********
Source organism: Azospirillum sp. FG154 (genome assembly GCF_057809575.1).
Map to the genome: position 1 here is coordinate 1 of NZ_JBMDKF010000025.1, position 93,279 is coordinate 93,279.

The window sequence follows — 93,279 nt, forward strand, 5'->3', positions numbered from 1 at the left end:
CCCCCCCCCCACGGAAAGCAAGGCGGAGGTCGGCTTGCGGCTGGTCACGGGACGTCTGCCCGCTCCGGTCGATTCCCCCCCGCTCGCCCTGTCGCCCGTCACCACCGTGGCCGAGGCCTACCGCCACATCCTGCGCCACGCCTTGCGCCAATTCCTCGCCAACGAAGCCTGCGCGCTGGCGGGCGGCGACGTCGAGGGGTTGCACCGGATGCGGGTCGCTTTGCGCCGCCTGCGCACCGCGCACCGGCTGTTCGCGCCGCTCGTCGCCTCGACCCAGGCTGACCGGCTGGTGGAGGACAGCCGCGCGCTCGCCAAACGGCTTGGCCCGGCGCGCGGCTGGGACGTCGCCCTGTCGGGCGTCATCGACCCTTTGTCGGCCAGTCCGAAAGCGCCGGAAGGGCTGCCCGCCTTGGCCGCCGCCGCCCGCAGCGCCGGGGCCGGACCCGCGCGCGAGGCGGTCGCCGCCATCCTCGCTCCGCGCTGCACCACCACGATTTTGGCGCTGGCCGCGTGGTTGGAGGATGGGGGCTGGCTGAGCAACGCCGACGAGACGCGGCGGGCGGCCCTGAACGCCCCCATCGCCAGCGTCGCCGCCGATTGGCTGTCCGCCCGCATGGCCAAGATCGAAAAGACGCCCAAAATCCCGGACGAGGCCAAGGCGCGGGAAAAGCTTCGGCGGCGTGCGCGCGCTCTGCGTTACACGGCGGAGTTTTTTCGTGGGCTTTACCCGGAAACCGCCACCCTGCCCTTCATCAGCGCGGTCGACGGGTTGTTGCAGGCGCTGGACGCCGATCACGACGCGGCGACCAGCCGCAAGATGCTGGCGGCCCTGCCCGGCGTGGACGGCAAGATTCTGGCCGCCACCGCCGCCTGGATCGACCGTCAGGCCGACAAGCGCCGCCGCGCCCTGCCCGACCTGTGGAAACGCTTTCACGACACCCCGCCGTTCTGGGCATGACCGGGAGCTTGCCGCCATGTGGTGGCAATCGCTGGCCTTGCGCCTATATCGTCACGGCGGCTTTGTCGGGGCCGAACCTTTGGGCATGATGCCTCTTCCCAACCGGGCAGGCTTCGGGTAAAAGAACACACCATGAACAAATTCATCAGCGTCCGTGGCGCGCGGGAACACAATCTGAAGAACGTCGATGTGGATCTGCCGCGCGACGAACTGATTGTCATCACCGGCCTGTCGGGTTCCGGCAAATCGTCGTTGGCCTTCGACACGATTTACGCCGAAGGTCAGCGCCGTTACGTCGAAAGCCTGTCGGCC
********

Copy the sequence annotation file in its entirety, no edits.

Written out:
Source organism: Azospirillum sp. FG154 (genome assembly GCF_057809575.1).
Map to the genome: position 1 here is coordinate 1 of NZ_JBMDKF010000025.1, position 93,279 is coordinate 93,279.

The window sequence follows — 93,279 nt, forward strand, 5'->3', positions numbered from 1 at the left end:
CCCCCCCCCCACGGAAAGCAAGGCGGAGGTCGGCTTGCGGCTGGTCACGGGACGTCTGCCCGCTCCGGTCGATTCCCCCCCGCTCGCCCTGTCGCCCGTCACCACCGTGGCCGAGGCCTACCGCCACATCCTGCGCCACGCCTTGCGCCAATTCCTCGCCAACGAAGCCTGCGCGCTGGCGGGCGGCGACGTCGAGGGGTTGCACCGGATGCGGGTCGCTTTGCGCCGCCTGCGCACCGCGCACCGGCTGTTCGCGCCGCTCGTCGCCTCGACCCAGGCTGACCGGCTGGTGGAGGACAGCCGCGCGCTCGCCAAACGGCTTGGCCCGGCGCGCGGCTGGGACGTCGCCCTGTCGGGCGTCATCGACCCTTTGTCGGCCAGTCCGAAAGCGCCGGAAGGGCTGCCCGCCTTGGCCGCCGCCGCCCGCAGCGCCGGGGCCGGACCCGCGCGCGAGGCGGTCGCCGCCATCCTCGCTCCGCGCTGCACCACCACGATTTTGGCGCTGGCCGCGTGGTTGGAGGATGGGGGCTGGCTGAGCAACGCCGACGAGACGCGGCGGGCGGCCCTGAACGCCCCCATCGCCAGCGTCGCCGCCGATTGGCTGTCCGCCCGCATGGCCAAGATCGAAAAGACGCCCAAAATCCCGGACGAGGCCAAGGCGCGGGAAAAGCTTCGGCGGCGTGCGCGCGCTCTGCGTTACACGGCGGAGTTTTTTCGTGGGCTTTACCCGGAAACCGCCACCCTGCCCTTCATCAGCGCGGTCGACGGGTTGTTGCAGGCGCTGGACGCCGATCACGACGCGGCGACCAGCCGCAAGATGCTGGCGGCCCTGCCCGGCGTGGACGGCAAGATTCTGGCCGCCACCGCCGCCTGGATCGACCGTCAGGCCGACAAGCGCCGCCGCGCCCTGCCCGACCTGTGGAAACGCTTTCACGACACCCCGCCGTTCTGGGCATGACCGGGAGCTTGCCGCCATGTGGTGGCAATCGCTGGCCTTGCGCCTATATCGTCACGGCGGCTTTGTCGGGGCCGAACCTTTGGGCATGATGCCTCTTCCCAACCGGGCAGGCTTCGGGTAAAAGAACACACCATGAACAAATTCATCAGCGTCCGTGGCGCGCGGGAACACAATCTGAAGAACGTCGATGTGGATCTGCCGCGCGACGAACTGATTGTCATCACCGGCCTGTCGGGTTCCGGCAAATCGTCGTTGGCCTTCGACACGATTTACGCCGAAGGTCAGCGCCGTTACGTCGAAAGCCTGTCGGCC